Posts in Category: Pet Safety
Houston residents may be used to high winds and heavy rains, but when the bayous begin to creep out of their banks, even the most experienced Texans might begin to worry. Rising water is just one of many problems our communities face, making disaster preparedness absolutely vital.
While many people evacuated during Hurricane Katrina and most recently Hurricane Harvey, an astonishingly high percentage refused to leave their pets behind. It’s devastating to consider an animal left behind may not survive – or be at home when you return – but when you’re prepared, your pet has a better chance of enduring wild, unpredictable weather. Are you ready to help your pet during a natural disaster?
Ethylene glycol is the most common and the most dangerous form of antifreeze. Dogs and cats are attracted to ethylene glycol by its sweet taste. Many animals will voluntarily drink ethylene glycol if antifreeze is spilled or leaks onto garage floors or driveways. That’s why your friends at Oak Forest Veterinary Clinic would like to remind you of the dangers of Ethylene glycol poisoning.
Dogs older than seven years of age are considered senior pets. Senior dogs are in the stage of life in which the aging process is beginning to affect every organ system. Some organs “wear out” faster or are more susceptible to cumulative damage than others, so certain observations are especially important to make.
Sunscreen? Check! Hat? Check! Most of us are pretty aware of UV and warm weather dangers that come with summertime outdoors. Like us, our pets are also susceptible to dehydration and heat illnesses, but we often overlook one of the most sensitive areas of concern: their paws.
Sometimes it can be easy to forget that pet paws are subject to injury because they certainly take a lot of wear and tear. We see our pets pounce, leap, and race across surfaces that would have us grasping our feet in pain. However, in actuality, paws are not so tough. In fact, paw pad injuries are quite common.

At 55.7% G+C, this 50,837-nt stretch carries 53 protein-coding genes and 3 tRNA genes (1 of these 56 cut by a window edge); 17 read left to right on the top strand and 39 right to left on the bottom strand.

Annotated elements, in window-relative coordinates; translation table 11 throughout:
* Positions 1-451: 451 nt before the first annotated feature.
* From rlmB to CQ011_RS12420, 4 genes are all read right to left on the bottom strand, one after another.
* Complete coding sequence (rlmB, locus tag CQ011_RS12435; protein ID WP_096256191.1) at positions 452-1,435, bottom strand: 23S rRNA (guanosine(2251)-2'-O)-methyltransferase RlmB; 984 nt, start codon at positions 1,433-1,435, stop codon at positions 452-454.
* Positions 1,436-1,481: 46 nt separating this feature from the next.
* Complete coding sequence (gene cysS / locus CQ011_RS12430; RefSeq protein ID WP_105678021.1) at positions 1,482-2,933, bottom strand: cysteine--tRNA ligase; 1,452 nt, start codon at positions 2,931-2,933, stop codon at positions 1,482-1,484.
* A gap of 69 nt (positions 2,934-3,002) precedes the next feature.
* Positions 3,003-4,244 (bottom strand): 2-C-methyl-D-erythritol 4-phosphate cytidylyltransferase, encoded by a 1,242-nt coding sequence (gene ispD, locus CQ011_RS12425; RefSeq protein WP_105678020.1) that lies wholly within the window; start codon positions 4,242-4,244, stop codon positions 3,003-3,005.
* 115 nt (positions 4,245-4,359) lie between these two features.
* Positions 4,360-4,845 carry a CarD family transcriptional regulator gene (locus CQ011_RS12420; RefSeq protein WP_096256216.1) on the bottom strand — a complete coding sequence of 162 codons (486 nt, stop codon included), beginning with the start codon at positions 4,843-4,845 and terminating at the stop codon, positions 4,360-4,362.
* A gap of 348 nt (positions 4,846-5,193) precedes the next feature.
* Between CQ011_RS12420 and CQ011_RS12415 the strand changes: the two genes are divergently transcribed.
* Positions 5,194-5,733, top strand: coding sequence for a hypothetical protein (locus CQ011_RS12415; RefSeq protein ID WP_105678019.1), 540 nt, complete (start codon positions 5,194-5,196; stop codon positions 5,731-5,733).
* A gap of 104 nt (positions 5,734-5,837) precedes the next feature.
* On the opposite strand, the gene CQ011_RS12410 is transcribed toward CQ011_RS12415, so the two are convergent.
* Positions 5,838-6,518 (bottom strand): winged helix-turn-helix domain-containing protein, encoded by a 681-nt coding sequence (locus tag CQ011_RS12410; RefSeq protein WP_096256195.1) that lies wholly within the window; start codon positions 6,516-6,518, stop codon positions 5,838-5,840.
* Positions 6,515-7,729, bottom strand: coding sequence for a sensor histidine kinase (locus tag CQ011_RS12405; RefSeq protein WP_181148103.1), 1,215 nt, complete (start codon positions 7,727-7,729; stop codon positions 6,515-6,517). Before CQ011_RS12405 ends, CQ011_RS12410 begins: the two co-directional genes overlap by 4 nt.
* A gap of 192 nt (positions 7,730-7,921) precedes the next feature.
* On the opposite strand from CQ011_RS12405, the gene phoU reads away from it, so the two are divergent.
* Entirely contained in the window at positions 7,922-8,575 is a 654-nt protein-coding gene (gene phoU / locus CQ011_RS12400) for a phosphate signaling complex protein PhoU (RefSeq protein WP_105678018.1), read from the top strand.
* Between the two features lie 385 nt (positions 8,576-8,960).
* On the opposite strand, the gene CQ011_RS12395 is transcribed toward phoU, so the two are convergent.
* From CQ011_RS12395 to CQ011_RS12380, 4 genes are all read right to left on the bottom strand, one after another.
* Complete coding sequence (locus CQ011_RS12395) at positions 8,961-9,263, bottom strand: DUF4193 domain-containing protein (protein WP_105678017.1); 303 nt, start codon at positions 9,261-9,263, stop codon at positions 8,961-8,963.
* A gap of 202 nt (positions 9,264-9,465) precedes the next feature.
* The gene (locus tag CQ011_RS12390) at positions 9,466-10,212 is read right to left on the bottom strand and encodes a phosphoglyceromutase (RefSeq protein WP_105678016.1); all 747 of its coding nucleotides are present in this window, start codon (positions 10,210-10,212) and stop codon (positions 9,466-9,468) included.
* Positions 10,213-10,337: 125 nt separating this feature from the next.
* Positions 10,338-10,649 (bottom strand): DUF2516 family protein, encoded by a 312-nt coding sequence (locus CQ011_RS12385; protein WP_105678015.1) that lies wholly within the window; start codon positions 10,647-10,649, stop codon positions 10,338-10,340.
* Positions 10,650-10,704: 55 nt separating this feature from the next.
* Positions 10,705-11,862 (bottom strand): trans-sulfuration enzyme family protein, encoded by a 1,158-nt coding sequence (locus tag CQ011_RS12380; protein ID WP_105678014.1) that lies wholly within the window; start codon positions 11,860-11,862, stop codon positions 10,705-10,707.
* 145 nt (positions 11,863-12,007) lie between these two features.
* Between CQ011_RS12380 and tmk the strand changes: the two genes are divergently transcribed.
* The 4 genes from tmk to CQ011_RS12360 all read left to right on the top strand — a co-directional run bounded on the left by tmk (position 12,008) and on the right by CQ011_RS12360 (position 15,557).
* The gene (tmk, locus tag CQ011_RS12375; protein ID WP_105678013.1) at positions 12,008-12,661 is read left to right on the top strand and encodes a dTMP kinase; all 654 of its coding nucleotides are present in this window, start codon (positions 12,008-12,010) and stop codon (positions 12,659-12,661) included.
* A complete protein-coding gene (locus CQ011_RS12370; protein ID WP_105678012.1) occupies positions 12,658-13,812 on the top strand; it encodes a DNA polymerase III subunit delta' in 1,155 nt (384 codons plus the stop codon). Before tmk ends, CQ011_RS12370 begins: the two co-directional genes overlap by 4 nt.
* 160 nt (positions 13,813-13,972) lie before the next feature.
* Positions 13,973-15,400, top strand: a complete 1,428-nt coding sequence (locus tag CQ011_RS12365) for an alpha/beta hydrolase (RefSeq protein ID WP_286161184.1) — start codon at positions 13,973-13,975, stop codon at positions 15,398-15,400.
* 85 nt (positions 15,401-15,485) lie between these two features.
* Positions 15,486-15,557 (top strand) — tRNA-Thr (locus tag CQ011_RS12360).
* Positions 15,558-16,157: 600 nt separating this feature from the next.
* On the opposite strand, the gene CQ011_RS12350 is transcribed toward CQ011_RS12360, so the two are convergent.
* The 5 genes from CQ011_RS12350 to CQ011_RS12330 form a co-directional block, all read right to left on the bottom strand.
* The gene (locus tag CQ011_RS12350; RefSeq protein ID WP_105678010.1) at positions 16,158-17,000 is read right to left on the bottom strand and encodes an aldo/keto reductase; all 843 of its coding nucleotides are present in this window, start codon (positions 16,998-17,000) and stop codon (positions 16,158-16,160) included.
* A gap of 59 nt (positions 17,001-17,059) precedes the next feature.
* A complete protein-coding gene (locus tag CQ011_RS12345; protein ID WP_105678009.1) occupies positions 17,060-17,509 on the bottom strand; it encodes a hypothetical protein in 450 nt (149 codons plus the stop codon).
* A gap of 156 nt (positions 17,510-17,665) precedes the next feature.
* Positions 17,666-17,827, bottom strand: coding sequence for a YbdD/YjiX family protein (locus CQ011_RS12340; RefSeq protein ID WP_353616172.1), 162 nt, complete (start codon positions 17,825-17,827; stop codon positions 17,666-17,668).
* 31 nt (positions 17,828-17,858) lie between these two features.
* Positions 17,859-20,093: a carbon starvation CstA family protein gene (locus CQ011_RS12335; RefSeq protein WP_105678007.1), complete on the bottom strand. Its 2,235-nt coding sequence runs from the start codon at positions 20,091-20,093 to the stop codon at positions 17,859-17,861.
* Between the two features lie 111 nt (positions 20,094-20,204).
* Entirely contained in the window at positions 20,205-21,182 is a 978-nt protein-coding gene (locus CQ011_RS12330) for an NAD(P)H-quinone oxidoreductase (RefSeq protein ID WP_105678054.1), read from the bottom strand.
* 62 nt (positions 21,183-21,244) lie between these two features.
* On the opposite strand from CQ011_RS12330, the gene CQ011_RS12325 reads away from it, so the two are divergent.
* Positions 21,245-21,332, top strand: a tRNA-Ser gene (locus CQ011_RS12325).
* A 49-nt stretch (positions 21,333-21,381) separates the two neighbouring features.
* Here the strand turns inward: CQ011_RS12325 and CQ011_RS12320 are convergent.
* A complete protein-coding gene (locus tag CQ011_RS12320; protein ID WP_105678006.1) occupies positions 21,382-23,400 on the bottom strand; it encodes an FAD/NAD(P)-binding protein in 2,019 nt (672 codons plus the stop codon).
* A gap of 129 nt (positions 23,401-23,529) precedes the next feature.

What Is Pet Microchipping and How Does it Work?
A microchip can save your pet’s life. This tiny little device is about the size of a grain of rice and sends out radio waves that contain a unique identification number. Similar to receiving a vaccine, the microchip is usually inserted under the skin’s surface between the shoulder blades of your pet using a needle.
When microchipped, if your dog or cat (or pig or goat or bear) were to stray from your peaceful abode, a veterinary clinic or shelter would scan your pet and you would be contacted to be reunited. A microchip does not have the capability to tell you where your animal is located (wouldn’t that be great!), and the microchip cannot be used to collect information sensitive information that can be tracked or measured by third parties or governments. Continue…
The warm sun and longer days are wonderful for most of us, including our cold-blooded reptile friends who become more active during spring. It also stands to reason that we spend more time outdoors with our furry friends this time of year.
Because we live with rattlesnakes, understanding their behaviors, habitat, and other qualities can help prevent negative encounters – especially when you’re out on the trail with Spot.
With Easter just around the corner, and with endless other reasons to buy chocolate throughout the year, it is important to remember that dogs and other pets can react differently to this tasty treat than we do!
While rarely fatal, chocolate ingestion can still often result in significant illness for dogs. Chocolate is toxic because it contains an alkaloid called ‘Theobromine.’ Theobromine is similar in nature to caffeine and is often used medicinally as a diuretic, heart stimulant, blood vessel dilator, and smooth muscle relaxant. Theobromine can be poisonous when ingested in large amounts. Continue…
Pets adore gifts just as much as us (even if your cat ends up loving the box the gift came in much more), but not all gifts are appropriate for pets. In fact, some may present hidden dangers for a chow hound or a curious kitty.
If finding the perfect present (or ten!) for your best fur friend is on your shopping list this holiday season, be sure to prioritize safety as well. To help you decide if a gift is safe for your pet, Oak Forest Veterinary Hospital has compiled a few important tips.
While it can happen any time of the year, pancreatitis in pets is one of the primary reasons for busy vet hospitals around the holidays. This disease often raises its ugly head during holiday celebrations, but the savvy pet owner can often keep it at bay by empowering themselves with a little knowledge.
Keep reading to learn all you ever need to know about pancreatitis in pets.
Halloween is a favorite holiday for many families and their pets – especially when our adorable pals don’t mind donning a costume. However, Halloween treats and pets aren’t always a fun mix. In fact, poisoning and other health threats are big concerns this time of year.
To keep your night full of spooky fun and avoid a veterinary emergency, follow our tips and suggestions regarding trick-or-treat toxins. Continue…